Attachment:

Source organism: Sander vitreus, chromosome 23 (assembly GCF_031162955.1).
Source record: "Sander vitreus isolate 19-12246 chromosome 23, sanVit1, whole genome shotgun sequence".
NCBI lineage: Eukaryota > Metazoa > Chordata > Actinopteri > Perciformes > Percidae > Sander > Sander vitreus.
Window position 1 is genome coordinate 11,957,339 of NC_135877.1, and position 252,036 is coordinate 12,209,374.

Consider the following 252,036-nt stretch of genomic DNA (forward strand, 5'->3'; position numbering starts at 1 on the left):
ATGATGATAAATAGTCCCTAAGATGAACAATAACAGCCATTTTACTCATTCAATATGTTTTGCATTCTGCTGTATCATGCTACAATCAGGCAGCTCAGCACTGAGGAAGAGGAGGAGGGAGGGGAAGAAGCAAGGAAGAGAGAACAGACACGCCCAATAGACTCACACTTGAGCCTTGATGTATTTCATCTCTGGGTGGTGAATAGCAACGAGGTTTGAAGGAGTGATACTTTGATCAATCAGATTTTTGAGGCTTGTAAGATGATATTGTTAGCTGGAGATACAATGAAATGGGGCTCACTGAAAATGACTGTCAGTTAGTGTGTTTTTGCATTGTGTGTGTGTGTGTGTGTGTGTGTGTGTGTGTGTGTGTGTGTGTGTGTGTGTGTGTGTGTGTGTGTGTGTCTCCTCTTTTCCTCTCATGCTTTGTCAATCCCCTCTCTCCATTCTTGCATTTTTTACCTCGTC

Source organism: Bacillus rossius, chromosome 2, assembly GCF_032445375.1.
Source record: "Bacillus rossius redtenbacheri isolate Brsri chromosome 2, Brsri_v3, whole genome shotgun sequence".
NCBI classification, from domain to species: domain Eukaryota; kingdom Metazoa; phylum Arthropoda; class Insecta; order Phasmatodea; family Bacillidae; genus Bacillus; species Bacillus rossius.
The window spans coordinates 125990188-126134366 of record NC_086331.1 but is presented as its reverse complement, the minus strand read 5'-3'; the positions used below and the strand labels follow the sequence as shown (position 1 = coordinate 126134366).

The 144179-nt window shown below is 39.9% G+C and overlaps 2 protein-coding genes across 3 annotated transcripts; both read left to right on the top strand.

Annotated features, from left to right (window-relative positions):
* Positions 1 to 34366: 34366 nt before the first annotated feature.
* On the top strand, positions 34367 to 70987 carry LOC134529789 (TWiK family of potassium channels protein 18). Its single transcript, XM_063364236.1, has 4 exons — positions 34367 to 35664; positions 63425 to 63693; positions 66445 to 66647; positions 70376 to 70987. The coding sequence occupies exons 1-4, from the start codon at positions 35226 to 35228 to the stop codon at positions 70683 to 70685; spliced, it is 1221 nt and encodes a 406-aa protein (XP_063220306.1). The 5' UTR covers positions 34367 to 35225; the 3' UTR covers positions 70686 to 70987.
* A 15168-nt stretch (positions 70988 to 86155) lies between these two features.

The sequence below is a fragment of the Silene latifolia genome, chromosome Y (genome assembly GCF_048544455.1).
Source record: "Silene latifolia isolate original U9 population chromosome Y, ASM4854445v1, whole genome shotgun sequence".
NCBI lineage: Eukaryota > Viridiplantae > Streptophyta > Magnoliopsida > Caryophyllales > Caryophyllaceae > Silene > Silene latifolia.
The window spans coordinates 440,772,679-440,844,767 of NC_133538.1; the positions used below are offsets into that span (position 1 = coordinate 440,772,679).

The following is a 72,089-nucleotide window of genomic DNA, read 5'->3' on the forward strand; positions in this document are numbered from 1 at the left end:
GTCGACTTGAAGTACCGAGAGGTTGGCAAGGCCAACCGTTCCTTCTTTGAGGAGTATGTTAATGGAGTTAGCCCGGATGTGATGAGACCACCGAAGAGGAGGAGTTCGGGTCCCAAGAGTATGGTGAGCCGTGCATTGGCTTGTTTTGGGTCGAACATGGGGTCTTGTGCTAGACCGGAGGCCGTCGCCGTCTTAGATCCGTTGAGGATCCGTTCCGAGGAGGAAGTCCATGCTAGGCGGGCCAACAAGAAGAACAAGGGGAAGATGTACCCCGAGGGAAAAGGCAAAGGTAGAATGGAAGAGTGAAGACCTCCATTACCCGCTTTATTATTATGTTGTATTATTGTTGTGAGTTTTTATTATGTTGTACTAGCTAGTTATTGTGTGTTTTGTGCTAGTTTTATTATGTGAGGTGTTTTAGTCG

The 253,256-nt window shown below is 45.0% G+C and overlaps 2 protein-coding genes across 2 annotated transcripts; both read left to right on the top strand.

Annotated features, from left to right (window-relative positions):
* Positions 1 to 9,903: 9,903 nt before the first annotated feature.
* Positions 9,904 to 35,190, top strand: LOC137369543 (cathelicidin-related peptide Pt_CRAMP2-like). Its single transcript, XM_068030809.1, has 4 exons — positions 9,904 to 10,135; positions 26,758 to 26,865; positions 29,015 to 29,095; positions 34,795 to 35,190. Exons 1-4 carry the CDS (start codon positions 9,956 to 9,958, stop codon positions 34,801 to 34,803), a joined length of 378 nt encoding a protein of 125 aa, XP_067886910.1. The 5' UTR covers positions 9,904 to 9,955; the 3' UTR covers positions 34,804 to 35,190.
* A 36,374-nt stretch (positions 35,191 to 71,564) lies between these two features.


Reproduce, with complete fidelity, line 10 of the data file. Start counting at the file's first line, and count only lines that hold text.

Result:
The window spans coordinates 125990188-126134366 of record NC_086331.1 but is presented as its reverse complement, the minus strand read 5'-3'; the positions used below and the strand labels follow the sequence as shown (position 1 = coordinate 126134366).